Water conservation is an essential component of sustainable camping. Using water sparingly is the key.

Washing dishes can use a lot of water. There are some simple ways to reduce both the number of dishes and the amount of water used to wash them. Plan one-pot meals, reduces the number of dishes. Scraping, wiping with a damp cloth, and not letting food get caked on and dried out will reduce the amount of water needed to wash them. Use wastewater to extinguish your fire.

Collecting rainwater and using the water from your melted ice for non-drinking purposes like washing dishes or extinguishing fires can also help.

Showers is another source for high water use. Take quick showers by wetting yourself, cutting the water, soap and shampoo yourself, and then rinse yourself off.  Another alterative is to take sponge baths. Use hand sanitizer to wash your hands. Micellar water to wash your face.

Avoid using soap directly in natural water sources to prevent pollution.

5. Cooking sustainably

Cooking sustainably while camping includes choosing zero waste food, energy-efficient camping stoves or campfires, choosing sustainable firewood options, and cookware and dinnerware that is sustainable.

Zero waste camping food is food that is either packaged in reusable containers or disposed of in a way that does not create waste. Opt for local, organic, non-perishable food whenever possible to minimize waste and support local communities. Canned and packaged food create waste, so go fresh and use jars.

Include the planning of minimizing your waste when planning meals, prepare food in advance, and avoid or remove single-use plastic packaging at home. 

6. Respecting wildlife

To be a considerate camper you should observe wildlife from afar, give animals space, store food securely and keep garbage and food scraps away from animals.  Storing food and garbage securely will prevent wildlife from being attracted to your campsite.

Sticking to designated trails and avoiding disturbing plants and habitats will help to keep the eco-system in balance. Do not remove natural objects like rocks or shells as this too is part of the habitat. Respect nesting areas and sensitive habitats.

Finally, allow animals free access to water sources. Your site should be located at least 60 meters from the water source.

7. Minimizing campfire impacts

Many people feel that you are not camping unless you have a campfire. Some people take pride in building the perfect campfire, which is a skill. However, the natural appearance of many camping areas has been damaged by the overuse of fires.

The development of lightweight efficient camping stoves has encouraged a shift away from the traditional fire for cooking.  Stoves have become essential equipment for minimum-impact camping. They are fast, flexible and eliminate firewood availability as a concern in campsite selection. They operate in almost any weather condition, unlike a campfire.

If you decide and are permitted to build a fire, you must weigh the potential damage to the forest and infrastructures and follow key steps to mitigate the impact.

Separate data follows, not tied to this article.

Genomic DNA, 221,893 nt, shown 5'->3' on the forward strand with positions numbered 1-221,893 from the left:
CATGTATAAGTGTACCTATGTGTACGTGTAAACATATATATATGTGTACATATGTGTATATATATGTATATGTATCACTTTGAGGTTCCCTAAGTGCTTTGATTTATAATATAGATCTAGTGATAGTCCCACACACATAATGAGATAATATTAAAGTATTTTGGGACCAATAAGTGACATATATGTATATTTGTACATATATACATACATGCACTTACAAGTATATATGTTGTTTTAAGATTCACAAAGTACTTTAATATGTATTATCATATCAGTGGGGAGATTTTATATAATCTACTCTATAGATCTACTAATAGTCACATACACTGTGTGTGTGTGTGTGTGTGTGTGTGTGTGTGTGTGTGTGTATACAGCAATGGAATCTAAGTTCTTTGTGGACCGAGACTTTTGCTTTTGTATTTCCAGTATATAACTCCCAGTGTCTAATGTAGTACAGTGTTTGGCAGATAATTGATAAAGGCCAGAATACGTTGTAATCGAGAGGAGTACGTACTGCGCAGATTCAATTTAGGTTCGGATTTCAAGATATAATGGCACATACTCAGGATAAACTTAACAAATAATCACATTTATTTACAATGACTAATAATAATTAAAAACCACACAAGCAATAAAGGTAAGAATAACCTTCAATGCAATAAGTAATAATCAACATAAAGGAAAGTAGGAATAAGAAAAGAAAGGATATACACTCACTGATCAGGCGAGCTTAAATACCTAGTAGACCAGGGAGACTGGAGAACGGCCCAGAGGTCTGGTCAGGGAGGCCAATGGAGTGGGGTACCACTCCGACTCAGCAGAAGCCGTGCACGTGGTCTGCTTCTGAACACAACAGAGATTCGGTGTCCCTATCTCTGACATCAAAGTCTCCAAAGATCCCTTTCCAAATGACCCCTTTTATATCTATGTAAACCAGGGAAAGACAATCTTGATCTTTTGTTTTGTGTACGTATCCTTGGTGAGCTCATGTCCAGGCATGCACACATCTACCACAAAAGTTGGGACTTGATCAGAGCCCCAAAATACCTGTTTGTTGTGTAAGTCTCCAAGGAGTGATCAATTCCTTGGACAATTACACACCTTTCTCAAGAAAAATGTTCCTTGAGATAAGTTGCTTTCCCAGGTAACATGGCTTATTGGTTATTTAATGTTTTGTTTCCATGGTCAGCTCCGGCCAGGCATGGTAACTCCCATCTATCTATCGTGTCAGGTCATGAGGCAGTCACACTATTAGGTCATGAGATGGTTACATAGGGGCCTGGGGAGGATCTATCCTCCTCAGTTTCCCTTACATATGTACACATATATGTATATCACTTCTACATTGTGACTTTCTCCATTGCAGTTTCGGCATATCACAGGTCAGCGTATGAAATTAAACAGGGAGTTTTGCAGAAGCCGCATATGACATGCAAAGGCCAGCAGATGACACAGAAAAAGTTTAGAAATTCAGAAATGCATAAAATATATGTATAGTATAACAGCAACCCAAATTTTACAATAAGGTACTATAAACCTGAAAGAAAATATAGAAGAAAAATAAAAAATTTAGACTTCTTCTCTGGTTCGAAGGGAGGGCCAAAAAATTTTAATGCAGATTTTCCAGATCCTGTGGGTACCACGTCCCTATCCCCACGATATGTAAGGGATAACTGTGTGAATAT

Follow local regulations regarding campfires and firewood. Use established fire rings or designated fire pits, and burn only small, dry wood to reduce air pollution. Either buy or gather wood from a local source. Do not bring firewood from home to prevent the spread of invasive alien species.

Ensure fires are completely extinguished before leaving the campsite. Put out fires with water, not dirt. When leaving, clean up the area. Check about your responsibility in terms of packing out ash, return any soil and rocks to where you found them, and scatter unused wood.

8. Reducing energy consumption

One of the main reasons to go camping is to literally unplug and remove ourselves from all the electricity driven appliances we use in our daily lives. We do however continue to need some of these conveniences.

Use low-energy or energy-efficient alternatives such as LED lanterns, flashlights, or solar-powered lights. Turn off lights and appliances when not in use. Consider using renewable energy sources like portable solar panels to charge electronic devices.

Use a thermos or insulated water bottle to keep drinks cold instead of using a cooler. Use reflective tarp to keep your tent cool. Choose a campsite that has natural shade. Use a small portable clothesline to dry your clothes.

Pack lightweight, compact gear to reduce weight and energy needed for transportation. Use a small portable water filter or purification tablets to purify water, instead of buying bottled water. 

9. Practicing LEAVE NO TRACE principles

There are 7 well-established and widely known principles of LEAVE NO TRACE. Many of these principles have been reviewed.  Following the “Leave No Trace principles”, includes planning ahead and preparing, hiking, and camping on already established trails and sites, disposing of waste properly, leaving natural items undisturbed, minimizing campfires impacts, respecting wildlife, and being considerate to others.

LEAVE NO TRACE principles means to leave the campsite as you found it or better.

Delving into disposing of waste properly, means leaving the campsite as you found it or better by packing out all your trash and disposing properly, leaving natural items undisturbed, and staying on designated trails to minimize your impact on the natural environment a wildlife. If you packed it in, pack it out. Thoroughly inspecting picnic areas and campsites for food scraps and trash is recommended.

Following proper waste management practices also means separating and properly disposing of trash, recyclables, and compostable waste in designated areas.

10. Supporting local communities